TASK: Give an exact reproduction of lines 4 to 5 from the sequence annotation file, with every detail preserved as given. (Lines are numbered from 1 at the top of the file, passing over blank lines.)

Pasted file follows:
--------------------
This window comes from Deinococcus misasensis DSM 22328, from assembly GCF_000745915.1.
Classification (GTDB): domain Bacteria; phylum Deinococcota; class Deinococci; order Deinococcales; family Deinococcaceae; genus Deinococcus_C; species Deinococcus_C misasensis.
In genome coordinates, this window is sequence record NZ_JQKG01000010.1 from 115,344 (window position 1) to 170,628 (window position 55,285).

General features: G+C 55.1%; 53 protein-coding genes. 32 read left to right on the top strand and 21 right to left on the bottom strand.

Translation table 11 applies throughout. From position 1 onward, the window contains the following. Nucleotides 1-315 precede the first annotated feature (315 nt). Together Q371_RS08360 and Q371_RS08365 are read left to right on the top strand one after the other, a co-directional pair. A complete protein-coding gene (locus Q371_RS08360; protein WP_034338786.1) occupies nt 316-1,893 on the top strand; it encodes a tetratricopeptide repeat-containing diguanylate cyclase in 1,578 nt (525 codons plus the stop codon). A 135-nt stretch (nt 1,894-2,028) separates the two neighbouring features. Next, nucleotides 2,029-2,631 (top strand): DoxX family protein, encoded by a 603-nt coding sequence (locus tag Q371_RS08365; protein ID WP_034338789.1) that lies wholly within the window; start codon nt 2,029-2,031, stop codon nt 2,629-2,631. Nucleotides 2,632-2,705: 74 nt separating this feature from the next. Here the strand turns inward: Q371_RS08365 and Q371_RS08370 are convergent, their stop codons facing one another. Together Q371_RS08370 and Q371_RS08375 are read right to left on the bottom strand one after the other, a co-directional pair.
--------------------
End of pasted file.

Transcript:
General features: G+C 55.1%; 53 protein-coding genes. 32 read left to right on the top strand and 21 right to left on the bottom strand.

Translation table 11 applies throughout. From position 1 onward, the window contains the following. Nucleotides 1-315 precede the first annotated feature (315 nt). Together Q371_RS08360 and Q371_RS08365 are read left to right on the top strand one after the other, a co-directional pair. A complete protein-coding gene (locus Q371_RS08360; protein WP_034338786.1) occupies nt 316-1,893 on the top strand; it encodes a tetratricopeptide repeat-containing diguanylate cyclase in 1,578 nt (525 codons plus the stop codon). A 135-nt stretch (nt 1,894-2,028) separates the two neighbouring features. Next, nucleotides 2,029-2,631 (top strand): DoxX family protein, encoded by a 603-nt coding sequence (locus tag Q371_RS08365; protein ID WP_034338789.1) that lies wholly within the window; start codon nt 2,029-2,031, stop codon nt 2,629-2,631. Nucleotides 2,632-2,705: 74 nt separating this feature from the next. Here the strand turns inward: Q371_RS08365 and Q371_RS08370 are convergent, their stop codons facing one another. Together Q371_RS08370 and Q371_RS08375 are read right to left on the bottom strand one after the other, a co-directional pair.